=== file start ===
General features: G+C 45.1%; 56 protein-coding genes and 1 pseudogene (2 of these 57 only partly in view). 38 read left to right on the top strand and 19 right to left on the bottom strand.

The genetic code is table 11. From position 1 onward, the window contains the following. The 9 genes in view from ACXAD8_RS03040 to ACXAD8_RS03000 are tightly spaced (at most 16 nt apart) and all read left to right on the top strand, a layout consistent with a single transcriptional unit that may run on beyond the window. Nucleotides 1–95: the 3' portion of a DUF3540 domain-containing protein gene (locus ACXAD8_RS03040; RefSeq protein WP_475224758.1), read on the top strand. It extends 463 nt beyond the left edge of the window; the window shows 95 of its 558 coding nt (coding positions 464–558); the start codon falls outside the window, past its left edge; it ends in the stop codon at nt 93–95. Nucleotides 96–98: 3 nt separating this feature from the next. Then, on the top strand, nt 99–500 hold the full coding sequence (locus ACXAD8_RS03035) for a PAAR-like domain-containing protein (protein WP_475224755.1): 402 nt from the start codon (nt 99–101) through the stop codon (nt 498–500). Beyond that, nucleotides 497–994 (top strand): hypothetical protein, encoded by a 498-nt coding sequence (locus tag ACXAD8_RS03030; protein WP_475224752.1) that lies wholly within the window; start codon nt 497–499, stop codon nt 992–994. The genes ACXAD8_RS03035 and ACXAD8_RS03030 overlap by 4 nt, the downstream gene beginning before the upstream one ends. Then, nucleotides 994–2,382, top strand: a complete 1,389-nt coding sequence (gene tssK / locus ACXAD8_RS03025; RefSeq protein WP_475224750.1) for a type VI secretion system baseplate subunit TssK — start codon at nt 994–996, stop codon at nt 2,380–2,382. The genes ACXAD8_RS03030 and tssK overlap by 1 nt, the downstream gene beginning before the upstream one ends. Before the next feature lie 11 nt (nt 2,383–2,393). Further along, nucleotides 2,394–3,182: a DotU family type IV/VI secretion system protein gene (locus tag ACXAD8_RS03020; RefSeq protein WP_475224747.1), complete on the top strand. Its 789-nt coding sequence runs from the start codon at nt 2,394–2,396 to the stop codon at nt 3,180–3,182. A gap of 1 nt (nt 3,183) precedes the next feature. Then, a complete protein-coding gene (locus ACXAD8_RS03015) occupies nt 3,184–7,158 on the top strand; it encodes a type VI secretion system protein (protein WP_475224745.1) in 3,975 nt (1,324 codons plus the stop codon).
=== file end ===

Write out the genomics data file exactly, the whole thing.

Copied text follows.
General features: G+C 45.1%; 56 protein-coding genes and 1 pseudogene (2 of these 57 only partly in view). 38 read left to right on the top strand and 19 right to left on the bottom strand.

The genetic code is table 11. From position 1 onward, the window contains the following. The 9 genes in view from ACXAD8_RS03040 to ACXAD8_RS03000 are tightly spaced (at most 16 nt apart) and all read left to right on the top strand, a layout consistent with a single transcriptional unit that may run on beyond the window. Nucleotides 1–95: the 3' portion of a DUF3540 domain-containing protein gene (locus ACXAD8_RS03040; RefSeq protein WP_475224758.1), read on the top strand. It extends 463 nt beyond the left edge of the window; the window shows 95 of its 558 coding nt (coding positions 464–558); the start codon falls outside the window, past its left edge; it ends in the stop codon at nt 93–95. Nucleotides 96–98: 3 nt separating this feature from the next. Then, on the top strand, nt 99–500 hold the full coding sequence (locus ACXAD8_RS03035) for a PAAR-like domain-containing protein (protein WP_475224755.1): 402 nt from the start codon (nt 99–101) through the stop codon (nt 498–500). Beyond that, nucleotides 497–994 (top strand): hypothetical protein, encoded by a 498-nt coding sequence (locus tag ACXAD8_RS03030; protein WP_475224752.1) that lies wholly within the window; start codon nt 497–499, stop codon nt 992–994. The genes ACXAD8_RS03035 and ACXAD8_RS03030 overlap by 4 nt, the downstream gene beginning before the upstream one ends. Then, nucleotides 994–2,382, top strand: a complete 1,389-nt coding sequence (gene tssK / locus ACXAD8_RS03025; RefSeq protein WP_475224750.1) for a type VI secretion system baseplate subunit TssK — start codon at nt 994–996, stop codon at nt 2,380–2,382. The genes ACXAD8_RS03030 and tssK overlap by 1 nt, the downstream gene beginning before the upstream one ends. Before the next feature lie 11 nt (nt 2,383–2,393). Further along, nucleotides 2,394–3,182: a DotU family type IV/VI secretion system protein gene (locus tag ACXAD8_RS03020; RefSeq protein WP_475224747.1), complete on the top strand. Its 789-nt coding sequence runs from the start codon at nt 2,394–2,396 to the stop codon at nt 3,180–3,182. A gap of 1 nt (nt 3,183) precedes the next feature. Then, a complete protein-coding gene (locus ACXAD8_RS03015) occupies nt 3,184–7,158 on the top strand; it encodes a type VI secretion system protein (protein WP_475224745.1) in 3,975 nt (1,324 codons plus the stop codon).